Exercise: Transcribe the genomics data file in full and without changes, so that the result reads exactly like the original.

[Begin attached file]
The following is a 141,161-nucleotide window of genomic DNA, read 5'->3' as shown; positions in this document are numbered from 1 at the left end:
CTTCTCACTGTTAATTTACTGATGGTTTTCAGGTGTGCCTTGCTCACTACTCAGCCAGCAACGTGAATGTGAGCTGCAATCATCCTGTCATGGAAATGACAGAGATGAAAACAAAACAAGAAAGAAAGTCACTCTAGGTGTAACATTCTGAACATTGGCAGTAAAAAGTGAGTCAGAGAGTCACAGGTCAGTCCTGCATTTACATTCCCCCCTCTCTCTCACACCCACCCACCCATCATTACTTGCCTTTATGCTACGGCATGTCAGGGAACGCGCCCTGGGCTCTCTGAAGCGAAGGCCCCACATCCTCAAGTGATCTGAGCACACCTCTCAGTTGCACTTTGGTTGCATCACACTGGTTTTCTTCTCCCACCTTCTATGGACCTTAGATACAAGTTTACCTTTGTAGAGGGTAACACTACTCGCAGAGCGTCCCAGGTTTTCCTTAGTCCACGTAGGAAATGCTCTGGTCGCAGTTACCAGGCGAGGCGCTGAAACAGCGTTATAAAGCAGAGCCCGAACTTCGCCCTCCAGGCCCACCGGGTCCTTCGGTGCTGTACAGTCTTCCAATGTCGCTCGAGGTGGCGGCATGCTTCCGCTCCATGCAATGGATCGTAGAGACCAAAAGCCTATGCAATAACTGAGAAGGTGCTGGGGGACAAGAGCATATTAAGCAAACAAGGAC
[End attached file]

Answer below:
The following is a 141,161-nucleotide window of genomic DNA, read 5'->3' as shown; positions in this document are numbered from 1 at the left end:
CTTCTCACTGTTAATTTACTGATGGTTTTCAGGTGTGCCTTGCTCACTACTCAGCCAGCAACGTGAATGTGAGCTGCAATCATCCTGTCATGGAAATGACAGAGATGAAAACAAAACAAGAAAGAAAGTCACTCTAGGTGTAACATTCTGAACATTGGCAGTAAAAAGTGAGTCAGAGAGTCACAGGTCAGTCCTGCATTTACATTCCCCCCTCTCTCTCACACCCACCCACCCATCATTACTTGCCTTTATGCTACGGCATGTCAGGGAACGCGCCCTGGGCTCTCTGAAGCGAAGGCCCCACATCCTCAAGTGATCTGAGCACACCTCTCAGTTGCACTTTGGTTGCATCACACTGGTTTTCTTCTCCCACCTTCTATGGACCTTAGATACAAGTTTACCTTTGTAGAGGGTAACACTACTCGCAGAGCGTCCCAGGTTTTCCTTAGTCCACGTAGGAAATGCTCTGGTCGCAGTTACCAGGCGAGGCGCTGAAACAGCGTTATAAAGCAGAGCCCGAACTTCGCCCTCCAGGCCCACCGGGTCCTTCGGTGCTGTACAGTCTTCCAATGTCGCTCGAGGTGGCGGCATGCTTCCGCTCCATGCAATGGATCGTAGAGACCAAAAGCCTATGCAATAACTGAGAAGGTGCTGGGGGACAAGAGCATATTAAGCAAACAAGGAC